Outstanding Police Officers And Staff Commended In South Worcs
South Worcestershire policing area has held a commendation evening to celebrate the outstanding work of police officers and staff protecting local communities.
It took place at West Mercia Police Headquarters at Hindlip Hall, near Worcester, on Tuesday evening (21 August).
Superintendent's Commendations were presented by the local policing commander, Supt Steve Cullen, who said: "This was our opportunity to reward the tremendous work carried out by my staff and to mark the efforts of those whose achievements have stood out as being extra special.
"It was a terrific evening with the whole of the police family represented along with their families, and I'd like to recognise them too for the support they provide."
Among the commendations presented were:
Eckington house fire, PC Kenneth Hawkins and PC Lyn Hawkins
On 17 February 2012, PCs Ken and Lyn Hawkins, who are husband and wife, were part of the emergency services response to a major house fire in the village of Eckington.
The officers quickly obtained vital information from neighbours that allowed Hereford and Worcester Fire and Rescue Service officers about to search the property to go straight to a room where they found an unconscious elderly woman, thus avoiding a time-consuming and dangerous search of the property.
Both officers then assisted a paramedic with administering CPR to the woman and an unconscious elderly man who had already been rescued from the house.
They took turns with the chest compressions, supporting each other so that neither became fatigued, while the paramedic prepared for the arrival of a second ambulance. They continued their efforts for some 15 minutes prior to the ambulance's arrival.
Following the departure of both casualties from the scene, Ken and Lyn then continued with the investigation, which even involved going into the smoke and water damaged property to search for vital next of kin details.
Very sadly, despite the outstanding efforts of both officers, the couple later died in hospital. However, Lyn and Ken, who has since retired as an officer, deserve recognition for going beyond the call of duty in the primary role of a police officer, which is to preserve life.
Warndon armed robbery, CSO Kevan McNamee
On 26 August 2011, as CSO McNamee was leaving Warndon Police Post, he saw a distraught woman, whom he recognised as working in a nearby Bookmakers, running from the shop and when she saw Kevan she stopped and told him it was being robbed.
CSO McNamee immediately attempted to enter the shop and was confronted by a man running from it carrying a coin tray and with a hood covering his face. Kevan attempted to detain him by holding on to his upper arms, but as he did so the man headbutted him to the side of his face, which left him stunned. He ran off, dropping coins as he went.
A second man wearing a balaclava ran passed CSO McNamee, screamed at him, before the two men ran to a waiting vehicle. CSO McNamee alerted other officers and gave the vehicle registration and direction of travel via his radio. Nearby officers were able to locate the vehicle, arrest the robbers and recovered a weapon.
Inquiries revealed that an armed robbery had occurred where two men had entered the bookmakers and threatened staff with a piece of metal. The two offenders subsequently pleaded guilty to the robbery and were sentenced to three years and four years imprisonment while their driver was jailed for two and a half years.
CSO McNamee is commended for his bravery, professionalism and commitment at the scene of an armed robbery, despite being injured, which led to the early identification of offenders who were subsequently brought to justice.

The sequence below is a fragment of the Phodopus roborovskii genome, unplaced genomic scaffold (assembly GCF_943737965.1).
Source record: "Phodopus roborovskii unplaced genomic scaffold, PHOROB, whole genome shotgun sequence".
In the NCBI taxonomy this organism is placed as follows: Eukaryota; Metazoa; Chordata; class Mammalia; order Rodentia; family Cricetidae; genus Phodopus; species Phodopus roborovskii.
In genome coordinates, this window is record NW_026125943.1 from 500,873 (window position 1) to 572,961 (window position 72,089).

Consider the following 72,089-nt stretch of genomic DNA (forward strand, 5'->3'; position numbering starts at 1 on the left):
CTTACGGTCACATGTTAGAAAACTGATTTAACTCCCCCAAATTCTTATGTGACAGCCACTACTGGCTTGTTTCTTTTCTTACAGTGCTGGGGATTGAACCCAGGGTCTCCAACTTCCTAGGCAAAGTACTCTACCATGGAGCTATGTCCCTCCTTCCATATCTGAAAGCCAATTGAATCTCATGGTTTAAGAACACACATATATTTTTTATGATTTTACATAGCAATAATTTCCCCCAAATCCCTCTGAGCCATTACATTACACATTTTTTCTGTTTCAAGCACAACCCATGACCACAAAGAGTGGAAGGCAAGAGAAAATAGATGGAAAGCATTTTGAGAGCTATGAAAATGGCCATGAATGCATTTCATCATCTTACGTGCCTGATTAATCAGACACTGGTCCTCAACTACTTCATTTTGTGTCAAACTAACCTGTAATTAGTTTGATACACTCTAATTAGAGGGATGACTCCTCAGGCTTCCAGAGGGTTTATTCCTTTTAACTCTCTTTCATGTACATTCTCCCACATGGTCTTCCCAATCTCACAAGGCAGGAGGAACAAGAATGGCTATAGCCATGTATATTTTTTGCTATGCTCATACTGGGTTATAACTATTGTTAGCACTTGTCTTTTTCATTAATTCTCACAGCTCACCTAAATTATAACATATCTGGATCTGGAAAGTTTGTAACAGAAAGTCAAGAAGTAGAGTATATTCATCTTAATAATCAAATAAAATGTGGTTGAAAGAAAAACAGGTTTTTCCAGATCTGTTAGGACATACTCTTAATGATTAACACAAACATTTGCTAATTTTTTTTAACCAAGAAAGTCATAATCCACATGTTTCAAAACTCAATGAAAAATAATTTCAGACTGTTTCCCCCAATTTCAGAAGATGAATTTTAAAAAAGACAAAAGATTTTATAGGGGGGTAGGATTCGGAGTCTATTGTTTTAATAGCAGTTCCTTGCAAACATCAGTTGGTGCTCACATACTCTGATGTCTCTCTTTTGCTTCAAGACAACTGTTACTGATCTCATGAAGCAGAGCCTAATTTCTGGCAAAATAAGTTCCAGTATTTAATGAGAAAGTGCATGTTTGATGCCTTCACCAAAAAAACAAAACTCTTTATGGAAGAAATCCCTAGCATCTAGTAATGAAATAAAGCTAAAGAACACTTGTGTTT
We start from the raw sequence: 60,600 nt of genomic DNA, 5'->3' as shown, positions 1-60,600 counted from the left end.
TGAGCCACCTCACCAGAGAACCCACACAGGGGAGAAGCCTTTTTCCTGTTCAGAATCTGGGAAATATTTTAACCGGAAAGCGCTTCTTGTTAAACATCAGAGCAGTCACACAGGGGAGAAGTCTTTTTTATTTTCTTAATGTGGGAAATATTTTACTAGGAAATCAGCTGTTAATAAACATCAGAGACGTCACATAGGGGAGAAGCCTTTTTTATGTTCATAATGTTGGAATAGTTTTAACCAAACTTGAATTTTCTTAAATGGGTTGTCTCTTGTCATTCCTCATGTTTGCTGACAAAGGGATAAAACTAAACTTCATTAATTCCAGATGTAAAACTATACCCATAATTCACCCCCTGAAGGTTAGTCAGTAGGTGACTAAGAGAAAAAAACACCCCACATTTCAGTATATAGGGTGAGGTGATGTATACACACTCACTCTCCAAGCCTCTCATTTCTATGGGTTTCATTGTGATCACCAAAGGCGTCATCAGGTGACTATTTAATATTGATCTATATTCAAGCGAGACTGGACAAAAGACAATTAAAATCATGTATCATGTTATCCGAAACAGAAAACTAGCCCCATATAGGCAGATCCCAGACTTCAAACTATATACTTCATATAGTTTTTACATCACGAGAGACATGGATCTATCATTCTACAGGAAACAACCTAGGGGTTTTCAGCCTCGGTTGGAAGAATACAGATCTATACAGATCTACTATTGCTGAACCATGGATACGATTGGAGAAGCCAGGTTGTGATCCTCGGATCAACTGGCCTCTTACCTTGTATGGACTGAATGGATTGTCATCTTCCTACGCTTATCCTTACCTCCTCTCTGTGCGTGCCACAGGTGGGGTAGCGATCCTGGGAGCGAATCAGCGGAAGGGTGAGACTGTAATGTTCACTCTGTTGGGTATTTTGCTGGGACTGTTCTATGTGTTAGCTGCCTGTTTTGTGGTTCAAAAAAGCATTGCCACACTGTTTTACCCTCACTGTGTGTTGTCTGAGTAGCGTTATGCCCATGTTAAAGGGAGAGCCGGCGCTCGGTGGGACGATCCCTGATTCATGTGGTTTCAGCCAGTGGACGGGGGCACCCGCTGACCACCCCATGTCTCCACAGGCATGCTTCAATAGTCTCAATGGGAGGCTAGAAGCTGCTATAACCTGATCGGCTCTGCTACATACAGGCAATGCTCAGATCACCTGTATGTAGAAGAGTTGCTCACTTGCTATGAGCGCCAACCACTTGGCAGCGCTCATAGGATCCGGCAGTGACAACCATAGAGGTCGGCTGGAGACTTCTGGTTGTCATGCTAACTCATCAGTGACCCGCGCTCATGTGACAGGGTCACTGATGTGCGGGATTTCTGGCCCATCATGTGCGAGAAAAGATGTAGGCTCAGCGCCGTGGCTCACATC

Tenbury anti-drugs campaign, PC Adrian Hunting and PC Nicholas Prosser
During 2011, PCs Adrian Hunting and Nicholas Prosser aimed to target drug users and dealers in the Tenbury area. They were responsible for executing more than ten drugs warrants and the majority were successful and some had excellent results.
One warrant resulted in the seizure of nearly £3,000 worth of cannabis and more than £2,000 in cash while another uncovered a cannabis cultivation operation and others discovered cannabis and Class A drugs.
Both officers worked extremely hard planning this campaign, sourcing the intelligence and obtaining, planning and executing the warrants.
PCs Hunting and Prosser are commended for their dedication, keenness and hard work in reducing the amount of drugs for sale in the Tenbury area.
Worcester heroin overdose, PC Wayne Hurley
PC Hurley, a local policing officer in Warndon, was patrolling the canal towpath on 26 May 2012, when he came across a distressed male who told him that his brother was lying unconscious in a nearby field.
PC Hurley discovered the male was not breathing and had no pulse. He instructed the male's friend on how to do mouth-to-mouth while he administered chest compressions until the arrival of paramedics eight minutes later. PC Hurley continued to administer chest compressions until the man regained a pulse and could breathe unaided, although he did not regain consciousness at this time.
It transpired that the man was suffering from the effects of a heroin overdose and when paramedics administered novocaine to assist his recovery, the male regained consciousness.
As a result of PC Hurley's decisive action and early intervention the male was revived and walked away from the scene. Had it not been for his speedy actions, the outcome may have resulted in far more tragic consequences.
Worcester river rescue; PCs Oliver Bowen-Jones, Richard Foxall and Duncan Jones; Comms Operator Gaynor Osborne
One night in May 2011, the Ambulance Service called police asking assistance to deal with a man in Worcester who was becoming increasingly volatile; he had taken an overdose and was refusing treatment.
Within a matter of minutes a further call was received stating he had jumped in the river. A major operation was launched along with Hereford and Worcester Fire and Rescue Service, and West Midlands Ambulance Service.